Psalm: 71
Old Testament: Jeremiah 4:9-10, 19-28
New Testament: Romans 2:12-24

In the introduction to his book, Perspectives Old and New on Paul: The “Lutheran” Paul and His Critics Stephen Westerholm has a hilarious episode of Martin Luther wandering into a book store and being astounded by what he finds. In a fictional dialogue with the author, the great Reformer from Eisleben is confused to find out that modern literature on Paul depict him as a devout Jew who never completely let go of his attachment to the Mosiac Law.

You see, in Luther’s commentary on Romans, there is a fundamental conviction that Paul turned his back on Judaism and embraced the new religion of Christ. Trading in a religion dedicated to following law and sin for the new faith that emphasized total depravity and the saving message of Grace.

In reality, the “Lutheran Paul” created a false dichotomy. In Luther’s defence, there are lots of conflicting messages abut the efficacy of the law in the letter to the Romans….but let’s concentrate on the idea that surfaces today:

For it is not the hearers of the law who are righteous in God’s sight, but the doers of the law who will be justified. When Gentiles, who do not possess the law, do instinctively what the law requires, these, though not having the law, are a law to themselves. They show that what the law requires is written on their hearts, to which their own conscience also bears witness; and their conflicting thoughts will accuse or perhaps excuse them on the day when, according to my gospel, God, through Jesus Christ, will judge the secret thoughts of all….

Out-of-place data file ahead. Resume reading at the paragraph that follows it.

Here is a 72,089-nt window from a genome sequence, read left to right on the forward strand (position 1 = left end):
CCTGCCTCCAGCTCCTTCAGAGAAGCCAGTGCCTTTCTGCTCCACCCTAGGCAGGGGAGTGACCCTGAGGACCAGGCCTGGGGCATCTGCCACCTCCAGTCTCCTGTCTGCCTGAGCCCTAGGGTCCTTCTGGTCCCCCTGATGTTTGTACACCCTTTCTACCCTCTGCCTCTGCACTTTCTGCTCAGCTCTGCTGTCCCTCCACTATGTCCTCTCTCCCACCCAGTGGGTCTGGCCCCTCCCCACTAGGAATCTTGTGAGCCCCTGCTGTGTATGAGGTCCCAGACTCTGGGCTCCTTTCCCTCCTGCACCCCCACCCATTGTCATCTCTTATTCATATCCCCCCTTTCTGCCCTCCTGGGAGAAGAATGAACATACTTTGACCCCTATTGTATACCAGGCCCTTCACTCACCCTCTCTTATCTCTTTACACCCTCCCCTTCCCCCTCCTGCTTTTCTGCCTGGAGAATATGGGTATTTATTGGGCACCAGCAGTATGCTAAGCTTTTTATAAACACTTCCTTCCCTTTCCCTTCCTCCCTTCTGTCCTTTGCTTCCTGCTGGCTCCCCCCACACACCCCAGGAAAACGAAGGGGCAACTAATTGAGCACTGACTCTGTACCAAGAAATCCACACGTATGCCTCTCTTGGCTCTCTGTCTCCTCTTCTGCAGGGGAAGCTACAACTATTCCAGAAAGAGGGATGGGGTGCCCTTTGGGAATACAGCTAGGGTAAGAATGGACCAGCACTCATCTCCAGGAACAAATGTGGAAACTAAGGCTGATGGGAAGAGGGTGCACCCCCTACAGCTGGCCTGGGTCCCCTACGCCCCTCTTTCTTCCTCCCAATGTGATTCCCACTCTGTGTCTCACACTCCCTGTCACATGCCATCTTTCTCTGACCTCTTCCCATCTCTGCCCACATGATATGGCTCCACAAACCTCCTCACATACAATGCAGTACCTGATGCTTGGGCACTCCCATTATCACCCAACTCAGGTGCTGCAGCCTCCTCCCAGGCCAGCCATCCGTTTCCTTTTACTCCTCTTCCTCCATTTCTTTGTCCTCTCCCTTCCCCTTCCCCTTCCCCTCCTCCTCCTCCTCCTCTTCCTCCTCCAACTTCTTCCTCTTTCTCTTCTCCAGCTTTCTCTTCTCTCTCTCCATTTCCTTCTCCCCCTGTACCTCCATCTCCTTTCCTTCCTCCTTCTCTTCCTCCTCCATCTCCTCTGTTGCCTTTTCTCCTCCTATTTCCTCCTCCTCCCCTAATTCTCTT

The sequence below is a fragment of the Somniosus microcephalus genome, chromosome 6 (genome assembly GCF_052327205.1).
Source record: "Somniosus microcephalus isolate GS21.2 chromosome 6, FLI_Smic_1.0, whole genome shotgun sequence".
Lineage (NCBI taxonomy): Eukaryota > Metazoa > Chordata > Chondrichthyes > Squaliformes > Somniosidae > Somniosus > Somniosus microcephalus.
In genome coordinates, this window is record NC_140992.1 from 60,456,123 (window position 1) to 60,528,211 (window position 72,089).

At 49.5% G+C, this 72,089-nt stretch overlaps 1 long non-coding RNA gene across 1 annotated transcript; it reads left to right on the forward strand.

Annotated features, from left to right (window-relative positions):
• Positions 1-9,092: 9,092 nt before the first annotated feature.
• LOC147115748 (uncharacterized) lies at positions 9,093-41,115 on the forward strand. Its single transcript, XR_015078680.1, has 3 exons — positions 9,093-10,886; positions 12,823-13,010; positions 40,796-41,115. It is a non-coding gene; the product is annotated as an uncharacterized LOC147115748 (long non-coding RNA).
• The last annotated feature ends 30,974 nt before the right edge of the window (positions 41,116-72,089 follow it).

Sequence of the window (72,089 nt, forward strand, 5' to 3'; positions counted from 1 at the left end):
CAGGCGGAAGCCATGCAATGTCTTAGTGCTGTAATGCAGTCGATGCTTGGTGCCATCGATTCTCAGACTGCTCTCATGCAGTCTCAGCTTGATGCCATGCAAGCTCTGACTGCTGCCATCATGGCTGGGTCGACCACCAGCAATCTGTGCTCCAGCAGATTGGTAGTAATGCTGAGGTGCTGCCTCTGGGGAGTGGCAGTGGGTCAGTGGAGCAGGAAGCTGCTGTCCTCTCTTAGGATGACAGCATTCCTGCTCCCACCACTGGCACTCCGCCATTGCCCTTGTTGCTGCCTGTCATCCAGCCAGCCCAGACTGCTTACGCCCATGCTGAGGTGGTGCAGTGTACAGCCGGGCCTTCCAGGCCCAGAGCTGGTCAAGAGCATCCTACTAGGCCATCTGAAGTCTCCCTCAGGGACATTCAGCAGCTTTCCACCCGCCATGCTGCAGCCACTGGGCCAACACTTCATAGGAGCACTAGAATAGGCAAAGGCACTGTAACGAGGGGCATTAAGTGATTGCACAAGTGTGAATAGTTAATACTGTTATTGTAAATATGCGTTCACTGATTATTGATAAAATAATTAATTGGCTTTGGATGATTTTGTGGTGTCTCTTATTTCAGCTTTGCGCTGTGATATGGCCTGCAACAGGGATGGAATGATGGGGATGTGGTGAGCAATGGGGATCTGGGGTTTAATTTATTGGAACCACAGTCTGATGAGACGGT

But if you call yourself a Jew and rely on the law and boast of your relation to God….You that boast in the law, do you dishonour God by breaking the law? For, as it is written, ‘The name of God is blasphemed among the Gentiles because of you.’ (Romans 2:13-16;17;23-24)

As you can see from these texts, the law is important for Paul. It is a constant in the universe. A moral compass that directs both Jew and Gentile. For the Gentile, they know of the Law despite their ignorance because they strive to do the right thing. For Jews, the Law is important because they have both the moral compass of their heart, and the written specifics about how to go about living.

As a devout Jew now committed to preaching to Gentiles, Paul readily admits that there are Jews who fall short of the Law, and highlights the essential goodness of Gentiles. Yet again, we see role-reversal. The chosen people of God are depicted as apathetic to their call to holiness, while the outsider is seen as the one who is living up to the command to walk humbly with God. This irony is a constant theme in Biblical literature.

We will get some other conceptions of sin as we move through the letter to the Romans……but one of the questions to reflect on today in light of the Church might be: What do those outside our congregation’s walls, and absent from the pews have to teach us about how we are living our lives…..are we the ones who need to be put on the right path??? +

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